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Why I Farm

Beck's Why I Farm Roadtrip: New York Farmer, Mike Bulich

Published on Thursday, October 27, 2016

Surrounded by the beautiful Hudson River and Catskill Mountains, Mike Bulich and his family raise mushrooms on their New York farm. Like many farms across the United States, a lot has changed since the Bulich Mushroom Company got its start in 1945.

 

 

“We’re the only commercial growers left in New York state.” Mike explains. “There are some hobby growers, but in terms of a seven-day-a-week operation, we’re the only ones left. New York is difficult, your regulations, your tax structures, your insurances. It’s not easy. We don’t have the margins for error like when my father was doing it. There is just no margin now for mistakes. Fortunately for us, we’ve made investments in technology in terms of the growing side of it to guarantee in some ways that we’re going to hit every time. Because if you lose a crop, it’s a significant amount of money that’s invested.”

 

 

Mike has played a big role in helping the farm adapt to change over the years. “When I was a junior in college, I came back from Christmas break and my dad was talking to me about how he was planning on shutting down the farm when he turned 62, which was only a year after I graduated college. I had quite a few job offers with some big firms in the business world. I have degree in business, minored in finance. I went there, in terms of internships, and just didn’t see myself doing it. So I talked to dad. When I graduated, my brother Mark and I went back at it, and rebuilt the whole place.”

Because their father had been planning on shutting down the farm, he wasn’t reinvesting a lot of money into the business. When Mike and Mark decided they were committed to becoming the third generation of mushroom farmers, they worked for four or five years to build newer buildings and purchase newer equipment. Now, technology allows Mike to precisely control the air, temperature and humidity inside each of the long mushroom houses on the farm.

 

 

Inside each house are layers of beds that roll up. A conveyor system fills each bed with compost, which is leveled before the house gets sealed up and sterilized at 145 degrees Fahrenheit. “That’s meant to kill all the harmful bacteria in the room. At 145 degrees you still have the microbes that process the ammonia in the compost and convert it to our nutrient base for the mushrooms. Now all these rooms are temperature and positive pressure controlled so we don’t have to use any chemicals.” says Mike.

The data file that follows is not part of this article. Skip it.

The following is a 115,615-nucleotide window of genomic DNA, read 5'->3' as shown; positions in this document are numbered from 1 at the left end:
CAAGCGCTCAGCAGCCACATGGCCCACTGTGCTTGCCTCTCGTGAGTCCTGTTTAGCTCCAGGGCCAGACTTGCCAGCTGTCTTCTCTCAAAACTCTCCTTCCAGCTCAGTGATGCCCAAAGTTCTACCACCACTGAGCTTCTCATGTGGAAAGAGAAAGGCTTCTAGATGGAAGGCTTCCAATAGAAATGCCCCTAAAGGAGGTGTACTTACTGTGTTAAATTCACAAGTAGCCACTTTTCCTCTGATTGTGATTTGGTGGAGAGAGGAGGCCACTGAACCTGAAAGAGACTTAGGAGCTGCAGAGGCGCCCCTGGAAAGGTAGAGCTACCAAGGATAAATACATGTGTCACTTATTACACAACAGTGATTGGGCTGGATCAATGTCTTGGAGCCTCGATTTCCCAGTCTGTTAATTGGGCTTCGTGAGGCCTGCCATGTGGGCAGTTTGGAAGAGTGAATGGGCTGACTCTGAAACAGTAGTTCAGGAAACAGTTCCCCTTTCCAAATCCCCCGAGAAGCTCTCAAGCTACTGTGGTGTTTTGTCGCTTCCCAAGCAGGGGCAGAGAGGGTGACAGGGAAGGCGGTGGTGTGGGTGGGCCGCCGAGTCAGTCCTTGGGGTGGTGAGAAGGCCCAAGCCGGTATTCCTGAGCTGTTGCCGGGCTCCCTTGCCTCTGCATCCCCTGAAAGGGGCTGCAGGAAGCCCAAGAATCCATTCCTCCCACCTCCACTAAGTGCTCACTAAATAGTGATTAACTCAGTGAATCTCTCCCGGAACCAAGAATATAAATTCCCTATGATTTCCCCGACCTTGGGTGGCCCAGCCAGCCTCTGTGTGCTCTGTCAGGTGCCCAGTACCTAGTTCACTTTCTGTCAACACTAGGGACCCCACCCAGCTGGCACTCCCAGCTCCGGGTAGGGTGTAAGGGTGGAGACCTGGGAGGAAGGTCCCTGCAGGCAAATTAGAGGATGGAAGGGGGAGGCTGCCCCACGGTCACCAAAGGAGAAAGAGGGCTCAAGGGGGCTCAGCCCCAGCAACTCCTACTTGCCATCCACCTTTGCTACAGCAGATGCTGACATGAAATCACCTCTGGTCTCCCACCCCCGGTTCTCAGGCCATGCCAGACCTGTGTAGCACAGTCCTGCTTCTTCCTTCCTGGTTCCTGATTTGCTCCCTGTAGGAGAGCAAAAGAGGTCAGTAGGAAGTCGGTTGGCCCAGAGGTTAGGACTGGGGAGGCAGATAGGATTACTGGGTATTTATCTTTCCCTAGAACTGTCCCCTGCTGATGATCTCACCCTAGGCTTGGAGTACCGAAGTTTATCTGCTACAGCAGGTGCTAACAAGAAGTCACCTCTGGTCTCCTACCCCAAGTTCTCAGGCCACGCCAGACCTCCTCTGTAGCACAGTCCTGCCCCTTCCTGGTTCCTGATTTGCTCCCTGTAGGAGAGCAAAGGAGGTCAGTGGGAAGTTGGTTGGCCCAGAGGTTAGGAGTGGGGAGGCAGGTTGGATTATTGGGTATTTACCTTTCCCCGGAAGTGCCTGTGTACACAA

All this technology allows the mushrooms to be harvested on a very predictable schedule. “Everything is in two week cycle. We’re picking two rooms every week. Basically six out of seven days, we’re harvesting mushrooms.” This routine allows the Bulichs to have a steady supply of  mushrooms for their wholesaler and farmers market customers. Each Wednesday and Saturday, their mushrooms can be found at the farmers market in New York City’s Union Square.

Even with the advantages and safeguards technology provides, Mike knows the importance of a strong team and good business sense. He enjoys having his children work alongside him when they aren’t in school. His brother’s kids also help on the farm. “You know when you’ve got to help, you’ve got to help. It’s a family farm. Maybe the kids will look back when they’re older and say, ‘Wow, I did have it pretty good that I was able to be around Dad and Mom and my uncles and my aunts.’ They are a lot more than other kids are able to. It means a lot. I like seeing the kids every day.” Mike smiles.

 

 

“Family farms are great and they have a leg up because of the involvement, that reluctance to fail. Or, if you fail, you get right back out there. You’ve got to get right back out there in the morning. Even if it’s a weekend, you’re right back out there to make it work. But it is a business. I don’t like to think of myself as a dirt farmer. I don’t like to think of myself as a poor farmer that needs help. I don’t. I’m pretty sharp. My brothers are pretty sharp. And we’re sharp because we know how to farm. So I’m business. I am agri-business. Success can be had by just about anybody that’s willing to work for it. Yes you can have small setbacks. You can bend, but don’t break. If there’s any lesson in farming, it’s bend, don’t break.”

At the end of the day, Mike likes the variety and independence that being a farmer gives him. “I enjoy the sense of accomplishment by producing something. I just like being able to do different things. On this type of farm, yes, we’ve got to get in there sometimes to harvest mushrooms, but then I’m in a big truck picking up manure, fixing a baler, or welding another piece of equipment. I’m doing the electrical, I’m doing refrigeration. I just like doing all these different things. I enjoy the sense of accomplishment by producing something."

That’s why Mike Bulich farms.

 

 

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